There is a sizable overlapping ground between human capital and social capital, which can be seen from the fact that “human capital resides in individuals and social capital resides in relationships.” In fact, the various forms of capital reinforce and support one another, thereby actualizing their true potential in each other’s presence and support.
For example, a case study of Pakistan shows that social capital positively impacts economic growth. Social and human capital together generate an even larger positive impact on economic growth. And social capital is also “an important determinant of physical capital.”
The sources of social capital, and the role of culture
Interestingly, social capital is an indigenous form of capital, which cannot be imported or borrowed from the outside. Trust and reciprocity nurture in social relationships on account of mutual interactions taking place every day. Social capital is a continuously evolving treasure inherited from the society’s cultures, religions, historical experiences, literature, and the interplay of these and other factors, making it unique for every nation.
Ashfaq Ahmad, an influential writer of Pakistan, perhaps addressed a theme to the same effect when he penned the following words in Mann Chalay Ka Sauda: “Har basti ka apna ilm hy, k wo sailab k aage kese band bandhe gi… dosroun ki mitti se apne ghar ka sailab nahi roka ja sakta.” [Every community possesses its own knowledge with which it embanks itself against floods… A flood that is native to our home cannot be shielded with outside soil.]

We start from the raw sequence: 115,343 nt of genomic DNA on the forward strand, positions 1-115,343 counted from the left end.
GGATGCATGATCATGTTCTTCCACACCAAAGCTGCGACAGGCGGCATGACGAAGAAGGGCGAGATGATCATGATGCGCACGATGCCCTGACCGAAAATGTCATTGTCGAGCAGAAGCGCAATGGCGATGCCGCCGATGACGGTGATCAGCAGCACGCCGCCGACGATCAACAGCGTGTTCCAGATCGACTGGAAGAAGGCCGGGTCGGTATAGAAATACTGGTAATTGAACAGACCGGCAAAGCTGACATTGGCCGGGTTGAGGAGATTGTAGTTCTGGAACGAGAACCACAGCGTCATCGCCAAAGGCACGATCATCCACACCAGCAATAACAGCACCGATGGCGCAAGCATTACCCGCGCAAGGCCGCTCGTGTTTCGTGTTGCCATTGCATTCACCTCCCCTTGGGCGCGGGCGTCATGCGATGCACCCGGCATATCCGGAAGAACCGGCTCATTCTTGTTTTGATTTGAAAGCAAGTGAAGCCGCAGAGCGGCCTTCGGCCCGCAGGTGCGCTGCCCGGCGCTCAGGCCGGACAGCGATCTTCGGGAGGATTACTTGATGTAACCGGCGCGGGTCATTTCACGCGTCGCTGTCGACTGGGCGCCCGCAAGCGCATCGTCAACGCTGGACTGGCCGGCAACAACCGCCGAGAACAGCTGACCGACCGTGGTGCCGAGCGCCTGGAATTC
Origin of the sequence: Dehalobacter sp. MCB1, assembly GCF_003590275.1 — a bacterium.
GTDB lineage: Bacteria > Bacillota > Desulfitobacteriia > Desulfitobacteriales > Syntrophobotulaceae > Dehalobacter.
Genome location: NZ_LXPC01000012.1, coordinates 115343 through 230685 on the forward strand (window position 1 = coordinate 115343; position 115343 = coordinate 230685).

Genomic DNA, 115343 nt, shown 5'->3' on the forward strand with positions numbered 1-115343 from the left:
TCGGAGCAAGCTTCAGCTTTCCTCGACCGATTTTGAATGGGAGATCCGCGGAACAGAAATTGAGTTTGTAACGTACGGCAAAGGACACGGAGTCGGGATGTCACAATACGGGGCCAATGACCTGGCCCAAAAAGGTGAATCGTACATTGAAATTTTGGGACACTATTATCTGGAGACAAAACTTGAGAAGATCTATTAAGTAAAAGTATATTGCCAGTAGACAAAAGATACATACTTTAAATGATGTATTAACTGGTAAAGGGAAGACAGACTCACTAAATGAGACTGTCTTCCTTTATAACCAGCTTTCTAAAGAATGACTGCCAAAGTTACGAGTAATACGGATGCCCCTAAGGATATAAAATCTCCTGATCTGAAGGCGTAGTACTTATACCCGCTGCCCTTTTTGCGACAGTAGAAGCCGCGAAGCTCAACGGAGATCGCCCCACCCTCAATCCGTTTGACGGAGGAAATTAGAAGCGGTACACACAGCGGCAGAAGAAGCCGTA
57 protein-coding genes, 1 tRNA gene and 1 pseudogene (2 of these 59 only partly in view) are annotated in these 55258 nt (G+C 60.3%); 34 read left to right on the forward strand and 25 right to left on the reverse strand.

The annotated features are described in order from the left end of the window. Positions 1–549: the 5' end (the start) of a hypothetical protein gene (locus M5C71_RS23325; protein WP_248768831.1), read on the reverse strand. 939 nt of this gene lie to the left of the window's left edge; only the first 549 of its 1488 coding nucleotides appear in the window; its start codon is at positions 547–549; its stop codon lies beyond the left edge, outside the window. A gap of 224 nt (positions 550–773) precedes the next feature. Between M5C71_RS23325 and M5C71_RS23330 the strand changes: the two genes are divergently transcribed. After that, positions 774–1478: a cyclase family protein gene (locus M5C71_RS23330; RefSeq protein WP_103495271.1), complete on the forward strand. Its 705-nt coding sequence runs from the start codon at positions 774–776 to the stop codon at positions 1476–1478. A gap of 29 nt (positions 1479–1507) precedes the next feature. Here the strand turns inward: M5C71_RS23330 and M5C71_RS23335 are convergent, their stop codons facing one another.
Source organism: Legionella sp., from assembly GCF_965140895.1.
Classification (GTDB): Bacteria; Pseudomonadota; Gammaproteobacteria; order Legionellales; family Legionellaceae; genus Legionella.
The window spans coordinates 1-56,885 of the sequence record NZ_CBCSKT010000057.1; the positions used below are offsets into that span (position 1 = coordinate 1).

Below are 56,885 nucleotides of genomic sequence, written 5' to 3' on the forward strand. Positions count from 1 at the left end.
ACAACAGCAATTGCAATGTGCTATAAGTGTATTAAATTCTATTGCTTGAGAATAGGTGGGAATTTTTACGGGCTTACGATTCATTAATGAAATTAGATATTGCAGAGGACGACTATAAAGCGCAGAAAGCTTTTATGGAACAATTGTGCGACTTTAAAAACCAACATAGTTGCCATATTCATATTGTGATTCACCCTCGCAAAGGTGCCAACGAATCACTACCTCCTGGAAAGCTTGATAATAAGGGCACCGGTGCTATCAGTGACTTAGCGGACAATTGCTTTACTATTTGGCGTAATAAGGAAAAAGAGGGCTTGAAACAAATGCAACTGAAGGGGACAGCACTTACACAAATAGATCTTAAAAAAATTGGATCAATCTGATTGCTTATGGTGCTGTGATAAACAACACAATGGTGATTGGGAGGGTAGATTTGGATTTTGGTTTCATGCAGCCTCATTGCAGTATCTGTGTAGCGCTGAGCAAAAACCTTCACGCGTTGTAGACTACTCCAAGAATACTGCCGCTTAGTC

To improve the stock of social capital, it is imperative to create a peaceful and cooperative environment in the local context, where people can engage in healthy and productive interactions.
Culture sets up the context for individual and group interactions taking place in a particular setting. Cultures, then, play a vital role in establishing the framework and determining “the quality of social capital.” According to Pierre Bourdieu, a renowned French sociologist, a person’s social capital depends on the “economic and cultural capital possessed by those to whom he or she is connected.” Moreover, investment in cultural events and activities appears to reap collective benefits and increase the community’s social capital.
For example, research unfolds the positive impact of cultural arts on social capital. In addition to empowering and bringing together people from the same cultural background, art can promote intercultural understanding, thereby enhancing community development. Furthermore, countries have “different cultural capacities for institution-building.”